Smoking is a leading risk factor for chronic disease and death, including many types of cancer, respiratory disease and heart disease. Exposure to tobacco smoke (second-hand smoking) also causes numerous health conditions among adults and children, and smoking (first or second hand) during pregnancy can affect the health of both mother and baby [3, 4].
Tobacco use was estimated to be responsible for 9% of the total burden of disease and injury in Australia in 2011. It was estimated that 80% of lung cancer burden and 75% of chronic obstructive pulmonary disease burden was attributable to tobacco use.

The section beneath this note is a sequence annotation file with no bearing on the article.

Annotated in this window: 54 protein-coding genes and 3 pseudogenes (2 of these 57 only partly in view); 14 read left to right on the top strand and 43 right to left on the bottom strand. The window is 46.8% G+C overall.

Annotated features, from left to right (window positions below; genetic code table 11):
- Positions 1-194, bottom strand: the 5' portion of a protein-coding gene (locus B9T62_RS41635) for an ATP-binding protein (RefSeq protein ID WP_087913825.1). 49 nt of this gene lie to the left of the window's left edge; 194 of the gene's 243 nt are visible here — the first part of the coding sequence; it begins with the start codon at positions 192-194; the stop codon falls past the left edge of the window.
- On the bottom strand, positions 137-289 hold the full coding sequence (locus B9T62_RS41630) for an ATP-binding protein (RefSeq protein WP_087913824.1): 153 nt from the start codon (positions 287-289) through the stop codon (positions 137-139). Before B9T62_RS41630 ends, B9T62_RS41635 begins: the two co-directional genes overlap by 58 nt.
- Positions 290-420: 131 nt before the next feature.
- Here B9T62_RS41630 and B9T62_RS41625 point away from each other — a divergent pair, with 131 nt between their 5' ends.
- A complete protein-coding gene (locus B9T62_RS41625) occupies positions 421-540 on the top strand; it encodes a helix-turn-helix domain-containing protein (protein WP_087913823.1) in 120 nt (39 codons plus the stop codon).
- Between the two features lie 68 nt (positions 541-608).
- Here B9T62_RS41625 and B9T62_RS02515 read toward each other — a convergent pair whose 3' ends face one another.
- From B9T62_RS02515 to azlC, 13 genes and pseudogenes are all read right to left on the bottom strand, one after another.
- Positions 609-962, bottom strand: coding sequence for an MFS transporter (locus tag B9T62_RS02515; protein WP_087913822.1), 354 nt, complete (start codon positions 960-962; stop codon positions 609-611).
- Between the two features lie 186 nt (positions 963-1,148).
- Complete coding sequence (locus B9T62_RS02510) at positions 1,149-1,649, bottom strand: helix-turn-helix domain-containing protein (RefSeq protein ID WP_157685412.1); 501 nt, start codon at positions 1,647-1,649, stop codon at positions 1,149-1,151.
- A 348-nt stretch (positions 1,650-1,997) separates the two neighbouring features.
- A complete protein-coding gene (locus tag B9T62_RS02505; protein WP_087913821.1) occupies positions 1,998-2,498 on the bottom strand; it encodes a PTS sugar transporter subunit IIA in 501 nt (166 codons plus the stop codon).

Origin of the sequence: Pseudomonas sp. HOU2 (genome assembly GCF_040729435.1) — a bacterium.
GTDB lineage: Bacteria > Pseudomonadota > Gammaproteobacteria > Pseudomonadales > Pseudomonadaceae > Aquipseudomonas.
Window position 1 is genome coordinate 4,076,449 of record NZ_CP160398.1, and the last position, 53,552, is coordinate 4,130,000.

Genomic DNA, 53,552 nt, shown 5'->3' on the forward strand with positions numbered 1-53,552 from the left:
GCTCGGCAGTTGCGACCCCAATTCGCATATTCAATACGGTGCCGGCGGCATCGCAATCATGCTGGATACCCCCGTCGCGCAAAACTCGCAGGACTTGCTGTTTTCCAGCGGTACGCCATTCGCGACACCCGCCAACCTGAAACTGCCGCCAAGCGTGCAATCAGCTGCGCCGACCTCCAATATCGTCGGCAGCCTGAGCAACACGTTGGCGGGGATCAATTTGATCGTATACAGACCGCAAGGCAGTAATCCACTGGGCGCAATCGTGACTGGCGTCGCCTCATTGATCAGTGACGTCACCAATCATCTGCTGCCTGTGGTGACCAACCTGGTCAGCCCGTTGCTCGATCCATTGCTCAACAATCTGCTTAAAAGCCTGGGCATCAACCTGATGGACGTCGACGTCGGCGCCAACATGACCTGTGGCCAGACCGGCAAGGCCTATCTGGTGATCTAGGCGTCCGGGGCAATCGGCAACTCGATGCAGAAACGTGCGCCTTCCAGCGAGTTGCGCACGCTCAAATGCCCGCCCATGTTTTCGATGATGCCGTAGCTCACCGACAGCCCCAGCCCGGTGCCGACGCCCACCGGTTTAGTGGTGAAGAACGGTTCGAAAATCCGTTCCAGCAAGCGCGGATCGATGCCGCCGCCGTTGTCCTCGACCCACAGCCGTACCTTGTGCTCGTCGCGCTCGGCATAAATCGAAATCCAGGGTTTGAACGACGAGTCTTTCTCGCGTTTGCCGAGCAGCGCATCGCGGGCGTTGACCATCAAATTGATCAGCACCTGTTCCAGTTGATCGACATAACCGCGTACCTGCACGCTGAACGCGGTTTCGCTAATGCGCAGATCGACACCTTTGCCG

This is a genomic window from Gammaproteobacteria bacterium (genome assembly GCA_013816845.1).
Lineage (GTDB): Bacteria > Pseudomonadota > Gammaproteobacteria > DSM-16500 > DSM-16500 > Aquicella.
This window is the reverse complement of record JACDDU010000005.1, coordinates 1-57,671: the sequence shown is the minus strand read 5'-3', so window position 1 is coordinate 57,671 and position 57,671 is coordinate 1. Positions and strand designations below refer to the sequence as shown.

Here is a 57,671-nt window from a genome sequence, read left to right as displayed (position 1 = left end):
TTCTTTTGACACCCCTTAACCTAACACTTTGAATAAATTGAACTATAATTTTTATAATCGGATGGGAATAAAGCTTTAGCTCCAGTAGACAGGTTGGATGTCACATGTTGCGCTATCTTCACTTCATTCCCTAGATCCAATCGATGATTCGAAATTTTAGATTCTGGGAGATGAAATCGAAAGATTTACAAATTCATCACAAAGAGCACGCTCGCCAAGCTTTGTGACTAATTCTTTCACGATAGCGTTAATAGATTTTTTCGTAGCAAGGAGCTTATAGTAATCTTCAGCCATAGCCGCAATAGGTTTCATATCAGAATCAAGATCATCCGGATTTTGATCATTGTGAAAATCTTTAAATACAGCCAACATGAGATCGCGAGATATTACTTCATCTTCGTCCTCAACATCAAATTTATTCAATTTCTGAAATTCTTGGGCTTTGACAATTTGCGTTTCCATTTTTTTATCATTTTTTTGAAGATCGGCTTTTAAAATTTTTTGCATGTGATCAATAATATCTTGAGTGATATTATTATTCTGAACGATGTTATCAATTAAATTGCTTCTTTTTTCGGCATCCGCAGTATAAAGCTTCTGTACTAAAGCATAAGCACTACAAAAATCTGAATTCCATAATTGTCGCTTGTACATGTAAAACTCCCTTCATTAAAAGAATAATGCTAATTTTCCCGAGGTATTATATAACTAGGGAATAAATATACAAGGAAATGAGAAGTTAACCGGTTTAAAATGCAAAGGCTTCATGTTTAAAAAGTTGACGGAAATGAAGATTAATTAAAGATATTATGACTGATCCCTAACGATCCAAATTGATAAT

Strategies to minimise the harm caused by tobacco smoking have been in place for decades. These have included advertising bans; bans on smoking indoors and increasingly in outdoor public spaces; plain packaging; price increases, restrictions on sales to minors, publication, and media campaigns [1, 2].
The National Tobacco Strategy 2012–2018, sets out a national framework to reduce tobacco-related harm in Australia. Its goal is 'to improve the health of all Australians by reducing the prevalence of smoking and its associated health, social and economic costs, and the inequalities it causes' .
Australia has been successful in reducing smoking prevalence over many years through the use of such strategies. Fewer people are smoking daily and more people have never smoked compared with 20 years ago.
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